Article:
Japanese Population Decreases in All Prefectures: LDP Cronyism (Hungary and Orbán)

Japanese Population Decreases in All Prefectures: LDP Cronyism (Hungary and Orbán)

Kanako Mita, Sawako Utsumi, and Lee Jay Walker

Modern Tokyo Times

Japan is blighted by decades of endless political mismanagement under the ruling Liberal Democratic Party (LDP). This is down to the “political family chairs” of the ruling LDP. Accordingly – over three squandered economic decades later concerning mainly negative to limited economic growth and static wages – the result is the highest debt ratio in the developed world and a declining population that was tolerated to fall for several decades without any serious address.

In 2022, the indigenous population of Japan fell by 801,000. Alarmingly, the population decreased in every prefecture throughout Japan for the first time since records began in the late 1960s.

Despite this and the horrendous debt ratio, Prime Minister Fumio Kishida is intent on militarization and increasing tensions with China and the Russian Federation in line with the foreign policy objectives of President Joe Biden of America.


In contrast, Prime Minister Viktor Orbán of Hungary seeks the easing of tensions between Ukraine and the Russian Federation – while focusing on family-friendly policies to boost the population of Hungary along with attracting Hungarians in the diaspora to return.

The government of Hungary fully understands the need to preserve the cultural and religious identity of the nation. After all, look at the recent crisis in France where any spark in the immigrant community can lead to riots in many cities, mass vandalism, wanton violence, and other ills – along with the chaos costing vast sums. Therefore, the leaders of Hungary seek an internal indigenous solution to the demographic crisis that blights many European nations.

Naturally, it will be difficult for Hungary and other nations to increase the birth rate. This is based on various factors. However, Hungary is addressing the issue head-on (Europe and East Asia have serious birth rate issues). Therefore, even if the 2.1 fertility birth rate by 2030 is not obtainable in Hungary but at least grows to 1.7, 1.8, or 1.9: then this will help to boost Hungary.

Over 2.2 million Hungarian also reside in the nations of Austria, Germany, Serbia, Slovakia, Romania, and Ukraine. This is significant given the population of Hungary is approximately 9.7 million today. Accordingly, the economic and infrastructural reforms implemented by Hungary will hopefully encourage more Hungarians to return – or at least to invest in Hungary.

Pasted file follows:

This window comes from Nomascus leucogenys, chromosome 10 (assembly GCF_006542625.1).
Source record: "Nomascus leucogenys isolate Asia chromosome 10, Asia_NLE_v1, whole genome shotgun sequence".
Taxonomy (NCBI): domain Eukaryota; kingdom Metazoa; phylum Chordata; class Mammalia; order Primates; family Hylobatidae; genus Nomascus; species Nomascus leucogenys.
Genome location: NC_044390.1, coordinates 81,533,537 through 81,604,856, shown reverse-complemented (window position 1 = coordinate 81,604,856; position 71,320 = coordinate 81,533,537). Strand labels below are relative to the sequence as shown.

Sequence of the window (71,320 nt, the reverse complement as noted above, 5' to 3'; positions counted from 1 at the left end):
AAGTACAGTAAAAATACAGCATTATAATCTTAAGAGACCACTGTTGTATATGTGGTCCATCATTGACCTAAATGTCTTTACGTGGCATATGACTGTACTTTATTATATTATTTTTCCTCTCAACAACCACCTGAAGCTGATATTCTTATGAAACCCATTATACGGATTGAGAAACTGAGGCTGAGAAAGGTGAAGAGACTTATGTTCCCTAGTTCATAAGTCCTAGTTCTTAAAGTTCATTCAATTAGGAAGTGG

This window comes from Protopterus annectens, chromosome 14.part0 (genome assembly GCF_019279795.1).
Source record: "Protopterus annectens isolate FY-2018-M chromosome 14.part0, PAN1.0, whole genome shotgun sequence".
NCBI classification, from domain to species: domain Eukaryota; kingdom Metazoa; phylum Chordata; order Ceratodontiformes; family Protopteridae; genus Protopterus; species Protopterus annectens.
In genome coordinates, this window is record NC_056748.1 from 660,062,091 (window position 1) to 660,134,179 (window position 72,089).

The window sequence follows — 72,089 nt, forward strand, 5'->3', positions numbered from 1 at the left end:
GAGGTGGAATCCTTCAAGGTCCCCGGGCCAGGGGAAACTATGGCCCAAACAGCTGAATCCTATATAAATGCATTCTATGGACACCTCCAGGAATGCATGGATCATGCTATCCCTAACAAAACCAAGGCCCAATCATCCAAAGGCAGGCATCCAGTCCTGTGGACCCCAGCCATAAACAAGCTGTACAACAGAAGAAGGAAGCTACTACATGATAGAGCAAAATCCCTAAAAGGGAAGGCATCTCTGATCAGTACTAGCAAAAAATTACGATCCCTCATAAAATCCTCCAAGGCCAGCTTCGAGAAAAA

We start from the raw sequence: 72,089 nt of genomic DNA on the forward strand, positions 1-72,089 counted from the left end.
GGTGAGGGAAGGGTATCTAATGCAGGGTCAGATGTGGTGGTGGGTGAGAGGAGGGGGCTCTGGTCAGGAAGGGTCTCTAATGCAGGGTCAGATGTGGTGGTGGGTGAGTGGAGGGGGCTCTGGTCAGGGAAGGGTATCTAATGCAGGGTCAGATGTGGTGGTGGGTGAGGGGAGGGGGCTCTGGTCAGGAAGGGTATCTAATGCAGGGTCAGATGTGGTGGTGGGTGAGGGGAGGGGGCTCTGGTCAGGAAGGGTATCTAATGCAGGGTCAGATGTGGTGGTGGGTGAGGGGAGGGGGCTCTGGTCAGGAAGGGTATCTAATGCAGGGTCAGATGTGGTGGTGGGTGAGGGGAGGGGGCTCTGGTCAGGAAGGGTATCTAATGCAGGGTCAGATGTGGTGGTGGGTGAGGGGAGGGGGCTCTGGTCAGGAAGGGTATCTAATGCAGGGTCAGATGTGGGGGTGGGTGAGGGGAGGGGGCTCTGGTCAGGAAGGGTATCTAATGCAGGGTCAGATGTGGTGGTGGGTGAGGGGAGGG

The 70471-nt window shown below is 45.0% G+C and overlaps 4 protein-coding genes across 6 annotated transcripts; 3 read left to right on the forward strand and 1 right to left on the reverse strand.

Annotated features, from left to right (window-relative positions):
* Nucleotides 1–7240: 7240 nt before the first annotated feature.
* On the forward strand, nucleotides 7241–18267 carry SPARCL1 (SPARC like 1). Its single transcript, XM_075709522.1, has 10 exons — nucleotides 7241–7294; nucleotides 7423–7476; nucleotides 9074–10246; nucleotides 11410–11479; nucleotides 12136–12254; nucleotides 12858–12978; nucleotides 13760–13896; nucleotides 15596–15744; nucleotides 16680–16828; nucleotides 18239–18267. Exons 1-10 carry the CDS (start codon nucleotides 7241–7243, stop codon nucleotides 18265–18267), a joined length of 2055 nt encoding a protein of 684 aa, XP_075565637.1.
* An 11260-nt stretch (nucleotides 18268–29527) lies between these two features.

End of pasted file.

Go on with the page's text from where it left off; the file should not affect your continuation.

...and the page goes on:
The indigenous fertility rate in Hungary in 2011 was 1.23. By 2021, it reached 1.59 (statistics based on Statista).

However, in nations like the United Kingdom, it is endless mass immigration. Thus, the number of indigenous in London is now 36% and declining every decade. In the opposite direction, Hungary seeks to preserve its culture, history, and identity.


The non-indigenous population in Japan increased last year by 290,000. Hence, the foreign population is nearing 3 million.

Kishida recently counseled that Japan is “on the brink” – concerning the declining birth rate. Yet why is the ruling Liberal Democratic Party (LDP) saying this now?

In 1990, the birth rate hit 1.5. Accordingly, for the last few decades, the birth rate in Japan is usually around 1.4 to 1.3. Therefore, despite piecemeal policies to increase the birth rate in Japan by past administrations, nothing dramatic was implemented unlike in Hungary.

The declining birth rate was known many decades ago by the ruling LDP. However, while Japan funds foreign projects on several continents and provides an endless economic chain to Ukraine (Prime Minister Fumio Kishida is on his anti-Russia crusade) – along with increasing the military budget to the highest level ever since the ending of World War Two under Kishida: little is done to any serious degree about static wages (recent wage increases are a response to increased inflation and the cost of living crisis), the declining birthrate, the highest ratio of debt in the developed world, addressing pension concerns, and the declining rights of the working poor who are fodder in poorer regions with much lower hourly minimum pay.

Kyodo News reports, “Japan’s fiscal state is in dire straits, with debt more than twice the size of its economy. A record tax revenue of 69.44 trillion yen is estimated for fiscal 2023, but the government needs to issue government bonds worth 35.62 trillion yen to fund the state budget.”

It is difficult to trust the LDP because this party refused to take adequate tax measures during the economic boom period of the 1960s to 1980s. Accordingly, the LDP increased consumption tax during a period of endless static wages and reduced working rights.

The LDP is in the hands of dynastic family politics at the top. Therefore, it is difficult to envisage real change from the same party that stood by and did little for the last three decades.


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